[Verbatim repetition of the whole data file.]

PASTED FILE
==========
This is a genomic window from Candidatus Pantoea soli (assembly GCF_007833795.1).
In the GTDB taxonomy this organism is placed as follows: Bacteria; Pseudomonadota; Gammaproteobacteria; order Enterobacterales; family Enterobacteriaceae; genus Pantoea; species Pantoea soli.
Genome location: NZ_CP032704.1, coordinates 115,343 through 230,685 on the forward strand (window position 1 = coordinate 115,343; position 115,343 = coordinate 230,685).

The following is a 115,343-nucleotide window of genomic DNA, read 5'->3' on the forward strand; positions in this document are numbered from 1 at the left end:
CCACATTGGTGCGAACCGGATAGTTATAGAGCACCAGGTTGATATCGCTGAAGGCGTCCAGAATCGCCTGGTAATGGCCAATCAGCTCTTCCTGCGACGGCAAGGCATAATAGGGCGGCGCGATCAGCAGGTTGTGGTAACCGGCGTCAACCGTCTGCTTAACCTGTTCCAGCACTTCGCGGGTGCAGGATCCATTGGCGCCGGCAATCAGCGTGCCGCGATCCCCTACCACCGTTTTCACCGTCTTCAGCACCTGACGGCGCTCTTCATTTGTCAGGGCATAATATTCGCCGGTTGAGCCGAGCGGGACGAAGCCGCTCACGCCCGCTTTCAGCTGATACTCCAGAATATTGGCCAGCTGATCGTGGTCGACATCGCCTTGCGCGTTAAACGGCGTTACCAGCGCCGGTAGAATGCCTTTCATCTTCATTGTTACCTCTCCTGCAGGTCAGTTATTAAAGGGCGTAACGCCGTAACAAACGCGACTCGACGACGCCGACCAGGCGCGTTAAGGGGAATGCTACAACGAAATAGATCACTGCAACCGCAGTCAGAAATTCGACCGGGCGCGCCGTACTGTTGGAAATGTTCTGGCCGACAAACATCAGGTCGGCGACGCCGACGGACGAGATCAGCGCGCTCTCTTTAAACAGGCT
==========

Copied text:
This is a genomic window from Candidatus Pantoea soli (assembly GCF_007833795.1).
In the GTDB taxonomy this organism is placed as follows: Bacteria; Pseudomonadota; Gammaproteobacteria; order Enterobacterales; family Enterobacteriaceae; genus Pantoea; species Pantoea soli.
Genome location: NZ_CP032704.1, coordinates 115,343 through 230,685 on the forward strand (window position 1 = coordinate 115,343; position 115,343 = coordinate 230,685).

The following is a 115,343-nucleotide window of genomic DNA, read 5'->3' on the forward strand; positions in this document are numbered from 1 at the left end:
CCACATTGGTGCGAACCGGATAGTTATAGAGCACCAGGTTGATATCGCTGAAGGCGTCCAGAATCGCCTGGTAATGGCCAATCAGCTCTTCCTGCGACGGCAAGGCATAATAGGGCGGCGCGATCAGCAGGTTGTGGTAACCGGCGTCAACCGTCTGCTTAACCTGTTCCAGCACTTCGCGGGTGCAGGATCCATTGGCGCCGGCAATCAGCGTGCCGCGATCCCCTACCACCGTTTTCACCGTCTTCAGCACCTGACGGCGCTCTTCATTTGTCAGGGCATAATATTCGCCGGTTGAGCCGAGCGGGACGAAGCCGCTCACGCCCGCTTTCAGCTGATACTCCAGAATATTGGCCAGCTGATCGTGGTCGACATCGCCTTGCGCGTTAAACGGCGTTACCAGCGCCGGTAGAATGCCTTTCATCTTCATTGTTACCTCTCCTGCAGGTCAGTTATTAAAGGGCGTAACGCCGTAACAAACGCGACTCGACGACGCCGACCAGGCGCGTTAAGGGGAATGCTACAACGAAATAGATCACTGCAACCGCAGTCAGAAATTCGACCGGGCGCGCCGTACTGTTGGAAATGTTCTGGCCGACAAACATCAGGTCGGCGACGCCGACGGACGAGATCAGCGCGCTCTCTTTAAACAGGCT